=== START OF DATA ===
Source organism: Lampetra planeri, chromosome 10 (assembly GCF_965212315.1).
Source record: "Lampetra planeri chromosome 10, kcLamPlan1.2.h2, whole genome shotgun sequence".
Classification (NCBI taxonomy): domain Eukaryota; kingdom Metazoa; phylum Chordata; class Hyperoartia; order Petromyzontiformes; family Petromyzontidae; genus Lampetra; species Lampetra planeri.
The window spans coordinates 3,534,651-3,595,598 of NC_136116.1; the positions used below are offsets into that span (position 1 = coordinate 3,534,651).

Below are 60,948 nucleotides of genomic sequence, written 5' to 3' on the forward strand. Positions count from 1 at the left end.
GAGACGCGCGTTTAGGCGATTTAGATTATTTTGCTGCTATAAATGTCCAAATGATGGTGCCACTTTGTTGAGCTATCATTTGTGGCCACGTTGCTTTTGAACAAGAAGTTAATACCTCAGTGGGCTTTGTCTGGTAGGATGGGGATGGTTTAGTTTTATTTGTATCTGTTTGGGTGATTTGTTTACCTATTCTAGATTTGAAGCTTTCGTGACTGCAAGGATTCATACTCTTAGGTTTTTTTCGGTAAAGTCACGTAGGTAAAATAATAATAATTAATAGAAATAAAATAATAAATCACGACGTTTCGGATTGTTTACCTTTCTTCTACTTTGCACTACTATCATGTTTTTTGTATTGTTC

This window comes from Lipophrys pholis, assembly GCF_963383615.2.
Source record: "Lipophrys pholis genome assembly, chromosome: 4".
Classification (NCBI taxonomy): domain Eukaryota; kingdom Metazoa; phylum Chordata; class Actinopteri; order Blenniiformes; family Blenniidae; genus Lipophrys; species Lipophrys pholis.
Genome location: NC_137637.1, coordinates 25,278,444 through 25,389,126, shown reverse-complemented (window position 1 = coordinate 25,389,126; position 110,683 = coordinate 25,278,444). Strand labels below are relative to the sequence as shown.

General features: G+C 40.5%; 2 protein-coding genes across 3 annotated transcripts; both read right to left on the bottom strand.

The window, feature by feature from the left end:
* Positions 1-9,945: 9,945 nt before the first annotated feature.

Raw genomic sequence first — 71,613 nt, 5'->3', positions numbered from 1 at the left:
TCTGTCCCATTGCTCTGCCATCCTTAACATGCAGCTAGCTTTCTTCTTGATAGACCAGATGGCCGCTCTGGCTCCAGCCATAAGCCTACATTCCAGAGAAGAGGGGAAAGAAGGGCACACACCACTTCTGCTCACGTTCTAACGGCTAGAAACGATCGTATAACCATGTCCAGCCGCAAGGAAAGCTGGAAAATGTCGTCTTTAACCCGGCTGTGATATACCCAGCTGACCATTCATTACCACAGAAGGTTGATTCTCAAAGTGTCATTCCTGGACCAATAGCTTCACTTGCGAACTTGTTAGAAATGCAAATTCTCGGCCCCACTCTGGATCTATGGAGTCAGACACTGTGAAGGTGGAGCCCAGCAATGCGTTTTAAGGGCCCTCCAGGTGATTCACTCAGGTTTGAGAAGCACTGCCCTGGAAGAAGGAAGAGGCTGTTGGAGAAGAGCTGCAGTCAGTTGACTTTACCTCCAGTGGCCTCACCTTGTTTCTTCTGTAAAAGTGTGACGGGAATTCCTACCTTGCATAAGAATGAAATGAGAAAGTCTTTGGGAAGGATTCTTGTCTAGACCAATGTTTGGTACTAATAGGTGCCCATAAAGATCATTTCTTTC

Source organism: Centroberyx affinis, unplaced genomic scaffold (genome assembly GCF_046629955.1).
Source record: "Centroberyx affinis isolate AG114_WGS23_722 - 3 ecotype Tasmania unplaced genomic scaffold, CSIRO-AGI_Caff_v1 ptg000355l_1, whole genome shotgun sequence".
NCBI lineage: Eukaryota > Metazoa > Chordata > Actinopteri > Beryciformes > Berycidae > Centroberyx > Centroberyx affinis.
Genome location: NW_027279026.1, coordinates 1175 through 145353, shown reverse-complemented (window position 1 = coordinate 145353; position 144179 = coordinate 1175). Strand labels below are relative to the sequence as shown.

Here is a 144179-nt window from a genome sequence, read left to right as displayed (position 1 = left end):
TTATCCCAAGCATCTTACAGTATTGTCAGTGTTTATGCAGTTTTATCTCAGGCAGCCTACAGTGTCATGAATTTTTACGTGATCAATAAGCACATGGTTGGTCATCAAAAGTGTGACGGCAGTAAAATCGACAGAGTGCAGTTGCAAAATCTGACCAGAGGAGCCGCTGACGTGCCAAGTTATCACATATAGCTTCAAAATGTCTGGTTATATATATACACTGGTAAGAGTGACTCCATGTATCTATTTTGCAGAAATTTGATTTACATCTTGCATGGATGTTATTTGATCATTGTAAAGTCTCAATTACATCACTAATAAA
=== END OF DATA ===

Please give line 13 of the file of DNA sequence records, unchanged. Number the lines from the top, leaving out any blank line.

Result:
* Positions 1-9,945: 9,945 nt before the first annotated feature.